The Outsider's 2019 gift guide 

click to enlarge PHOTO BY VINCE SHULEY - The Garmin inReach Mini satellite communicator will add an extra level of safety and security to your backcountry adventures.
  • Photo by Vince Shuley
  • The Garmin inReach Mini satellite communicator will add an extra level of safety and security to your backcountry adventures.

Having experienced the fickle life of a gear junkie in the past, I am now a firm believer in buying things that I need, not things that I want or unnecessarily replacing equipment that is perfectly fine. Doing so might help the economy, but it can also come at an environmental cost, a cost higher than we all realize. So if you made it through the Turkey Sale and the Black Friday/Cyber Monday consumerism cage fights without any frivolous spending, I salute you.

Spending a bunch of money on ourselves makes us feel good, but just like recreational drugs, the high is only temporary. Leading up to purchase time we have countless internal debates about whether this shiny new product is worth our money, on which brand/model/colour is really our favourite and whether our bank account can handle such atomic devastation. Then, when we actually do pull the trigger, we inevitably start checking around to see if we got the best deal, we realize we might have actually wanted the other brand/model/colour and rent is due next week. Such is buyer's remorse.

While I'll exercise resistance against sales season, I'm less against holiday-gift season because the spirit is to buy things for others. With that in mind, here are some gift buying options that will be of more use in keeping your love alive this winter, rather than just looking good on the hill.

Garmin InReach Mini satellite communicator ($449)

This is probably the most important piece of gear after your avalanche safety equipment. I'll say this right here; this device is more likely to save your life in the backcountry than an avalanche airbag. The highest chance of survival is always with the fastest response time; if search and rescue hear about your situation sooner they can get to you sooner. With the two-way communication of the inReach, rescuers can even text you for more details about the scene and relay instructions. It does come with a subscription fee which starts at about $15 per month.

Garmin does make the more expensive SE and Explore models, which have more functions, but the Mini pairs with a cell phone for most of those conveniences and can still trigger an SOS if all phones are dead. Avoid the cheaper competitor Spot X, as this product has had well-documented issues with signal reliability and build quality.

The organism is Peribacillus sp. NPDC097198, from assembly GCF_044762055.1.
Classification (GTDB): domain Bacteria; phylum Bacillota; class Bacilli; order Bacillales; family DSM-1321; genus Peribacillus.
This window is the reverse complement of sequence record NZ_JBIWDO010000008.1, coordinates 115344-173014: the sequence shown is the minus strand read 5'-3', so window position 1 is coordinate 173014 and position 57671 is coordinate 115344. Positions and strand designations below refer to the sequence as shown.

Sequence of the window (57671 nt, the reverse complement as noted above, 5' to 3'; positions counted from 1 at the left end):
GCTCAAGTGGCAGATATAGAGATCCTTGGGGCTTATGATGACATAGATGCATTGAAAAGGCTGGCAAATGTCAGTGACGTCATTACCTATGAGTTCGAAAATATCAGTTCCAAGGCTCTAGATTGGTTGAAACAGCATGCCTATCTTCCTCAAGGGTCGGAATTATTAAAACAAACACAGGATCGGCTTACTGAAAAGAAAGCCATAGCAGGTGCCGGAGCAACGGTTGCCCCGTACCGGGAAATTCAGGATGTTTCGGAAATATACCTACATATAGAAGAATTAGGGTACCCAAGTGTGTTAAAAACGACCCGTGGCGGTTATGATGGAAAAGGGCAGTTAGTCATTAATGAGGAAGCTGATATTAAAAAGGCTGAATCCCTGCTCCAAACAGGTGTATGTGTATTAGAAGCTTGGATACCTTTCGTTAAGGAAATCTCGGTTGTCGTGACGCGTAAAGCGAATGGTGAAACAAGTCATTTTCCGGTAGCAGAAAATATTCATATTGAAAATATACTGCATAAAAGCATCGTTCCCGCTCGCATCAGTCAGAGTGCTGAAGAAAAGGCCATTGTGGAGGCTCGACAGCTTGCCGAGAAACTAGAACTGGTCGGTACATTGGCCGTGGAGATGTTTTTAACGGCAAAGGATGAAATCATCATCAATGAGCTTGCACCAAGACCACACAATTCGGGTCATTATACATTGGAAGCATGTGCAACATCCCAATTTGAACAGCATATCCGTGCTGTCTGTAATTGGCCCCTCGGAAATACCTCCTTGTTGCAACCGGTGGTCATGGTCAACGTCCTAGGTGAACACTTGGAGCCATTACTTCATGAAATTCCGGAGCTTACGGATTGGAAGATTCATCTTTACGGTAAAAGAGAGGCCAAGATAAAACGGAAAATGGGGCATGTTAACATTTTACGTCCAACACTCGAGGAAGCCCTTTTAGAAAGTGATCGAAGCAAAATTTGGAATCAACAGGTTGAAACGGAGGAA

Backcountry safety course (prices vary)

Give the gift of knowledge—not stuff—this holiday season. The two-day Avalanche Skills Training (AST) Level 1 course is the best place to start for backcountry beginners and comes in at around $300. If your gift recipient has a couple of years of experience, the four-day AST 2 ($600) is well worth the investment. One course many aspiring backcountry folks overlook is crevasse rescue training ($325+). Being able to fish your friend out of an icy hole with a rope, improvised anchor and Z-pulley system is essential for anyone wishing to ski tour on glaciers, especially during the early winter and spring months. Pick up a gift card for one of our local guide bureaus as a contribution to said course and your loved one will have no choice but to sign up.

Staying Alive in Avalanche Terrain by Bruce Tremper ($29.95)

The one avalanche book to rule them all. Unless you plan on pursuing education as an avalanche forecaster, this book will pretty much have all the theory you need to stay safe. What it doesn't provide is the experience and wisdom of good decision making in avalanche terrain. You'll have to go out and earn that yourself in the field. Staying Alive in Avalanche Terrain comes complimentary with pretty much every AST Level 2 course, so it's worth saving up the time and money and do the course before or while reading this book from cover to cover. For more reasons to pick this up (and actual read it), look up "The Outsider" archives for "A 2019 avalanche education challenge: Whistler, read this book" (January 26, 2019, www.piquenewsmagazine.com).

Hip Flask ($20 and up)

OK, a hip flask won't really keep them any safer, but you never know when your special someone might need a swig of courage in the backcountry. GSI makes the rugged yet surprisingly stylish Boulder 10, which can purportedly survive being dropped off a cliff and is also BPA-free. Stanley make a range of stainless steel options but can be a tad heavy for the weight weenies. If you want to buy the best of both worlds, pay the premium and pick up a titanium flask.

Shop wisely this holiday season and stay safe in the backcountry.

Like everyone else, Vince Shuley is watching the weather forecast. For questions, comments or suggestions for The Outsider email vince@vinceshuley.com or Instagram @whis_vince.

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